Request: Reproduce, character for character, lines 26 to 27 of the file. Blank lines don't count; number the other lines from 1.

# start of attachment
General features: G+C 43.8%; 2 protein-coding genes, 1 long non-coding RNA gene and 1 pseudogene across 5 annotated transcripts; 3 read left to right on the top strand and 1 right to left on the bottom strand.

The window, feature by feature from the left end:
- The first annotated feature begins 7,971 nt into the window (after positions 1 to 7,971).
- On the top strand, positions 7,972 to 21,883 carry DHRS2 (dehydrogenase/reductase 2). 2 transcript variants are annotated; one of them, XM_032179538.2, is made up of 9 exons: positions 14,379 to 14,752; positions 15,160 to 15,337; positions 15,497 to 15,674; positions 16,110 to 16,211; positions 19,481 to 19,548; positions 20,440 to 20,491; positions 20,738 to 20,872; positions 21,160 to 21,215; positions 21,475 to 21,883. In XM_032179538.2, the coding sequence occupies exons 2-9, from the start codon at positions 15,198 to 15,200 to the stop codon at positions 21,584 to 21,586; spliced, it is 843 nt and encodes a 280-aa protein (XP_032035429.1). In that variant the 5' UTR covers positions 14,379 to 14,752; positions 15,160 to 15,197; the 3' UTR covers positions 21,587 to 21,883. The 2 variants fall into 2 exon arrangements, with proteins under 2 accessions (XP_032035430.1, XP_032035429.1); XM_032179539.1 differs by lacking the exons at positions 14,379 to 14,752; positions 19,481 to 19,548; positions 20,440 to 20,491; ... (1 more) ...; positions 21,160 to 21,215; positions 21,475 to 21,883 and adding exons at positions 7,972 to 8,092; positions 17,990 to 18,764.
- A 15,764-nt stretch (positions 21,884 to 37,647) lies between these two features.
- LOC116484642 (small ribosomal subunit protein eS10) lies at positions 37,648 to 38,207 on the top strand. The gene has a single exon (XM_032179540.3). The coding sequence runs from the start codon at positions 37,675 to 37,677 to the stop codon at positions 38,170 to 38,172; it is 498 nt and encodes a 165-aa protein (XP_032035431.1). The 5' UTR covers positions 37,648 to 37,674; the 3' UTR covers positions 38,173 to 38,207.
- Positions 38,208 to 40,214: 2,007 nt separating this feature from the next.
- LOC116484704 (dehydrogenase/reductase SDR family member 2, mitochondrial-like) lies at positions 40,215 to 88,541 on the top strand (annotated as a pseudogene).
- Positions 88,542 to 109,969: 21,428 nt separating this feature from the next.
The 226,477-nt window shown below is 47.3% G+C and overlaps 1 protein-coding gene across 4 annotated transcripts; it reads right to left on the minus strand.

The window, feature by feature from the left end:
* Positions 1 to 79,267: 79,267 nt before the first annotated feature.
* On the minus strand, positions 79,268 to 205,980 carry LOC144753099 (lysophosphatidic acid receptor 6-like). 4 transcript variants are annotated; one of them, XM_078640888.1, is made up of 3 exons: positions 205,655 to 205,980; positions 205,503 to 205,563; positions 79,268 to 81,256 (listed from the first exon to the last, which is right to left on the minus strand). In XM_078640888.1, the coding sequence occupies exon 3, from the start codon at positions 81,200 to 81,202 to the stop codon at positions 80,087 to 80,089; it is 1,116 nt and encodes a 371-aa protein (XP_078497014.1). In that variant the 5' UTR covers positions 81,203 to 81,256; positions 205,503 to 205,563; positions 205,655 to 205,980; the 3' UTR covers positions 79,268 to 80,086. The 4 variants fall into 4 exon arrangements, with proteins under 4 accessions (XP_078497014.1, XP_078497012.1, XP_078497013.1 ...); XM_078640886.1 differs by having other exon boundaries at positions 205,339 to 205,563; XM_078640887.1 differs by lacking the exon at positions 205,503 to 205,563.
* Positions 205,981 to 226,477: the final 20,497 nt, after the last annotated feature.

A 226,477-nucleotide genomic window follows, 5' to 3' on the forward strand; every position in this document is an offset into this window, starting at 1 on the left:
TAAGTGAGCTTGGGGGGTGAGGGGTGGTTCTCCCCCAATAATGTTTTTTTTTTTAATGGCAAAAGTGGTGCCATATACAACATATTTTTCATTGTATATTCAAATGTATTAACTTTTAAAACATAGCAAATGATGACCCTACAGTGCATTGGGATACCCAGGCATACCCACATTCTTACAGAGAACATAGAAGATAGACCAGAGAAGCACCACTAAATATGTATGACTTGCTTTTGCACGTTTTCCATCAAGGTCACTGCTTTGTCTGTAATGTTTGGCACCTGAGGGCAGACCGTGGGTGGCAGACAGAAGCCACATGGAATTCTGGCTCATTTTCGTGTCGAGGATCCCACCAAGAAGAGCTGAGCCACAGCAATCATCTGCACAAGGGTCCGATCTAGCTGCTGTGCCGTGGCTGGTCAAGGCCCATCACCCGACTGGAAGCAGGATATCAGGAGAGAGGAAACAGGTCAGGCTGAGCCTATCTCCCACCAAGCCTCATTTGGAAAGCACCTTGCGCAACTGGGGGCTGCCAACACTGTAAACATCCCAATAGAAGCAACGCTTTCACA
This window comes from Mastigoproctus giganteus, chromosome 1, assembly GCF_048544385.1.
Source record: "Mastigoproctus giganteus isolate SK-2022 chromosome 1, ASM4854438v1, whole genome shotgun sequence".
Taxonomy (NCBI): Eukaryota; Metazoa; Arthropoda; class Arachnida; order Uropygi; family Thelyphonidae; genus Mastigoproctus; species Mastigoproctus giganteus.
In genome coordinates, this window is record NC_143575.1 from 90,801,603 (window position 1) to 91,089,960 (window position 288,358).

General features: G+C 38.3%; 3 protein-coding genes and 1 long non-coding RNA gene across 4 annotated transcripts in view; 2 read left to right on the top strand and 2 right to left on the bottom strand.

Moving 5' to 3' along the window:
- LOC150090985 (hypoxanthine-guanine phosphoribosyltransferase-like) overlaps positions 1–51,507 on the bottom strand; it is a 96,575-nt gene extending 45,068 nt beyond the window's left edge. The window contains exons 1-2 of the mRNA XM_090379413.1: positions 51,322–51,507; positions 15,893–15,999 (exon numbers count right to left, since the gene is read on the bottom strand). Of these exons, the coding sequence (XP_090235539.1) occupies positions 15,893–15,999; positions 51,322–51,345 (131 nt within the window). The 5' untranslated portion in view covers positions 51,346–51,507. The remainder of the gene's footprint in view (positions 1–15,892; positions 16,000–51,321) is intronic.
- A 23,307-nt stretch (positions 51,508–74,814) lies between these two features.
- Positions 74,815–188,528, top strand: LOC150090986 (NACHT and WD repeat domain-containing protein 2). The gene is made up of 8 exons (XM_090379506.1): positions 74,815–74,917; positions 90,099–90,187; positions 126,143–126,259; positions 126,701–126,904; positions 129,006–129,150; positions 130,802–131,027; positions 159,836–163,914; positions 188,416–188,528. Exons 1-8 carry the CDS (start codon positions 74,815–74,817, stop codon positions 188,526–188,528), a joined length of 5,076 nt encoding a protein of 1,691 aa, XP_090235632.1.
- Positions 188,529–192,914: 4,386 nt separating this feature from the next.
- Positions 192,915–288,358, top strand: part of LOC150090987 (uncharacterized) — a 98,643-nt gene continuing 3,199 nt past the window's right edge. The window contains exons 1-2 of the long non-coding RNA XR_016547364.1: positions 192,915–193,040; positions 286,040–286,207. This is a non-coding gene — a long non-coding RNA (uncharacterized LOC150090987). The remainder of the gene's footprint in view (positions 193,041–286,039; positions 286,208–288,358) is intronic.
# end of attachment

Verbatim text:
- Positions 188,529–192,914: 4,386 nt separating this feature from the next.
- Positions 192,915–288,358, top strand: part of LOC150090987 (uncharacterized) — a 98,643-nt gene continuing 3,199 nt past the window's right edge. The window contains exons 1-2 of the long non-coding RNA XR_016547364.1: positions 192,915–193,040; positions 286,040–286,207. This is a non-coding gene — a long non-coding RNA (uncharacterized LOC150090987). The remainder of the gene's footprint in view (positions 193,041–286,039; positions 286,208–288,358) is intronic.